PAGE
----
Monthly Archives: April 2011

The #ds106 Mashup Experience


Banksy in Boston: F̶O̶L̶L̶O̶W̶ ̶Y̶O̶U̶R̶ ̶D̶R̶E̶A̶M̶S̶ CANCELLED, Essex St, Chinatown, Boston shared CC by Chris Devers

It was my pleasure to be invited to seize the #ds106radio feed, and share some time with Martha and Jim’s ds106 cohorts. I was asked to talk mashups… which should theoretically have been easy. I’ve written articles and presented on mashups before… But it had been a while, I had not given the subject much thought lately, and given the jolt of fresh energy that ds106 has injected into my system the past few months, the last thing I wanted to do was rehash old material, even under the pretense of ‘remixing’ it.

Thankfully, I was able to use this event as an opportunity to call on a group of people who have profoundly influenced me in recent years with their divergent approaches to media. I am so grateful to have talked with Vicki Bennett (AKA People Like Us), Mara Balestrini, Julio Alonso, Gino Cingolani, and Tony Hirst, as they all indulged me with lengthy conversations on their respective interests and expertise. My intention is to follow up with a series of blog posts to give each of these interviews the deserved attention I could not provide in a single wide-ranging session. Each of them provoked and challenged me, opened me up to new ideas, and were absolutely ace all round.

I have the presentation outline, full and excerpted interviews, and references here. At the top of the page is the

archive of the presentation session (1 hr, 24 mins… 61 MB)

…which includes bonus bits like Jim Groom abusing his class as he introduces me, technical futzing as Skype calls fall like rain, and a follow-up chat with Tony Hirst, David Kernohan, and (briefly) Amber Thomas calling in rowdily from a pub in England at closing time.

A couple meta-notes…

I loved presenting over #ds106radio… Its lack of imposed structure opened up all sorts of aural possibilities. The difference between sharing over a web radio channel, as opposed to presentation software such as Elluminate, is roughly equivalent to using blogs and wikis instead of a learning management system. More chaotic (and yes, I lost focus a couple times, between the radio stuff and following Twitter), but way more open to unexpected possibilities.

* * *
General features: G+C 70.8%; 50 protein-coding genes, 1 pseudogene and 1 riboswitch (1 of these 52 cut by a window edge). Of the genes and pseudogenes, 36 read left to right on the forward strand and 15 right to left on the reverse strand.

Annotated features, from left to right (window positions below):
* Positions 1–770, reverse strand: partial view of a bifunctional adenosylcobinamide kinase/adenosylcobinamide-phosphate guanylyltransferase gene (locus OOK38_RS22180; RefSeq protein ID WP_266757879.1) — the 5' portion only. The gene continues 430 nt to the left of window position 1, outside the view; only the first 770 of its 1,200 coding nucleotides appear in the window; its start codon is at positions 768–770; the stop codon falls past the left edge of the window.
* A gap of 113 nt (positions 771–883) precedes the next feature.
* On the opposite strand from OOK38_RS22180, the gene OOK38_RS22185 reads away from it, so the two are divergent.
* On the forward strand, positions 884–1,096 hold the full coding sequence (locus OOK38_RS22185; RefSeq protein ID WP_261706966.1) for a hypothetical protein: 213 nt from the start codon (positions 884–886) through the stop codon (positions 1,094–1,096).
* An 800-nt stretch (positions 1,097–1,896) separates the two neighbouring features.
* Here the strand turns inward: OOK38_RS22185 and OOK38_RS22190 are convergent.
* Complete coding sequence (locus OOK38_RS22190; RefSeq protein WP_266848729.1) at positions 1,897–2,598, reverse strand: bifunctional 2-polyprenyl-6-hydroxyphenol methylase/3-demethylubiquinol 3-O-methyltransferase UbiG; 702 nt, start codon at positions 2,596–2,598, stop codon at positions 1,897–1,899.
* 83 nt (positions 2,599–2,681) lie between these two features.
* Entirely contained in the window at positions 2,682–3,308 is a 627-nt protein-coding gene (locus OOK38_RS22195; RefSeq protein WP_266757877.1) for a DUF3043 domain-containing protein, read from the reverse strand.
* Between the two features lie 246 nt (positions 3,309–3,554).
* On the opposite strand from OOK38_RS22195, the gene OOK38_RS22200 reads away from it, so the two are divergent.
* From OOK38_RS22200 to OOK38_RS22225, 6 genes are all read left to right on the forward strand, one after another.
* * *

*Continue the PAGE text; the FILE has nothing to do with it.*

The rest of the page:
I didn’t adequately respond to some feedback from @noiseprofessor (who provided counter-examples to my suggestion that mashup culture is not so relevant in 2011, among other great points), and @grantpotter (who kicked hard at Bruce Sterling’s assertion that “folk culture is for hicks”). We’ve talked about doing a freewheeling followup on these and other points sometime on #ds106radio on Thursday, and I hope we can.

Thanks to the #ds106 community for giving me the platform and the vibe… I learned a lot and had a blast.

If I seem especially cranky….


Robert Crumb explains how there’s no hope via flow chart shared CC by Aaron_M

…this post by Morris Berman might help explain why:

“Under the Republicans, man exploits man. With the Democrats, just the opposite is true.”
—American bumper sticker

…chronicling the collapse of the American mind has become something of a national pastime, way beyond the mild banter of Jay Leno’s street interviews. For example, Newsweek recently gave 1,000 Americans the U.S. Citizenship Test (“How Dumb Are We?,” Newsweek, March 20), and it turned out that 29% couldn’t name the vice president; 73% couldn’t say why we fought the Cold War (official version, that is); 44% were unable to define the Bill of Rights; and 6% were not able to circle Independence Day on a calendar. Another study, conducted two years ago by the European Journal of Communication, turned up the fact that 42% of Americans were not able to identify the Taliban (by comparison, only 25% of the Brits couldn’t do it). Newsweek’s summary of all this is not exactly any great intellectual breakthrough, either: “The country’s future is imperiled by our ignorance.” No shit, Sherlock.